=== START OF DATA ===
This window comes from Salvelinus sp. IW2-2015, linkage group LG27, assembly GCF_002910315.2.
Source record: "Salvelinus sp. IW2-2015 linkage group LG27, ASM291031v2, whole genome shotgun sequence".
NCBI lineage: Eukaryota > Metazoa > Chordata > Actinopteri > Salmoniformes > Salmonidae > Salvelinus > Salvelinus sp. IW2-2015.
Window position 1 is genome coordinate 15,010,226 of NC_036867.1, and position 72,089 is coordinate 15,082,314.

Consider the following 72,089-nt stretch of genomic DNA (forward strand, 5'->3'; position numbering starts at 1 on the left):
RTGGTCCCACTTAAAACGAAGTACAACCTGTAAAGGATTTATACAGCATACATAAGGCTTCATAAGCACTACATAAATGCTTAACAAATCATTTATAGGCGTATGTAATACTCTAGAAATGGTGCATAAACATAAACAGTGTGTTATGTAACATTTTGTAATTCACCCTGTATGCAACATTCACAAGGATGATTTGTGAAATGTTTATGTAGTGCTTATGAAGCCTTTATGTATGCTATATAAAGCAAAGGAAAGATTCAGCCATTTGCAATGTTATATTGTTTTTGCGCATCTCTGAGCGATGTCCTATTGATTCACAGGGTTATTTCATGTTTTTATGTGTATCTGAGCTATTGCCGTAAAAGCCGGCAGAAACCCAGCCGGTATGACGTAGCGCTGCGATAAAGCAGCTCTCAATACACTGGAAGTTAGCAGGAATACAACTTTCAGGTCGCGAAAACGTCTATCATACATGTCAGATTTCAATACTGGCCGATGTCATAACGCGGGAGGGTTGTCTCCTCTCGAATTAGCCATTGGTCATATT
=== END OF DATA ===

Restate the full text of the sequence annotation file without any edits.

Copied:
This window comes from Salvelinus sp. IW2-2015, linkage group LG27, assembly GCF_002910315.2.
Source record: "Salvelinus sp. IW2-2015 linkage group LG27, ASM291031v2, whole genome shotgun sequence".
NCBI lineage: Eukaryota > Metazoa > Chordata > Actinopteri > Salmoniformes > Salmonidae > Salvelinus > Salvelinus sp. IW2-2015.
Window position 1 is genome coordinate 15,010,226 of NC_036867.1, and position 72,089 is coordinate 15,082,314.

Consider the following 72,089-nt stretch of genomic DNA (forward strand, 5'->3'; position numbering starts at 1 on the left):
RTGGTCCCACTTAAAACGAAGTACAACCTGTAAAGGATTTATACAGCATACATAAGGCTTCATAAGCACTACATAAATGCTTAACAAATCATTTATAGGCGTATGTAATACTCTAGAAATGGTGCATAAACATAAACAGTGTGTTATGTAACATTTTGTAATTCACCCTGTATGCAACATTCACAAGGATGATTTGTGAAATGTTTATGTAGTGCTTATGAAGCCTTTATGTATGCTATATAAAGCAAAGGAAAGATTCAGCCATTTGCAATGTTATATTGTTTTTGCGCATCTCTGAGCGATGTCCTATTGATTCACAGGGTTATTTCATGTTTTTATGTGTATCTGAGCTATTGCCGTAAAAGCCGGCAGAAACCCAGCCGGTATGACGTAGCGCTGCGATAAAGCAGCTCTCAATACACTGGAAGTTAGCAGGAATACAACTTTCAGGTCGCGAAAACGTCTATCATACATGTCAGATTTCAATACTGGCCGATGTCATAACGCGGGAGGGTTGTCTCCTCTCGAATTAGCCATTGGTCATATT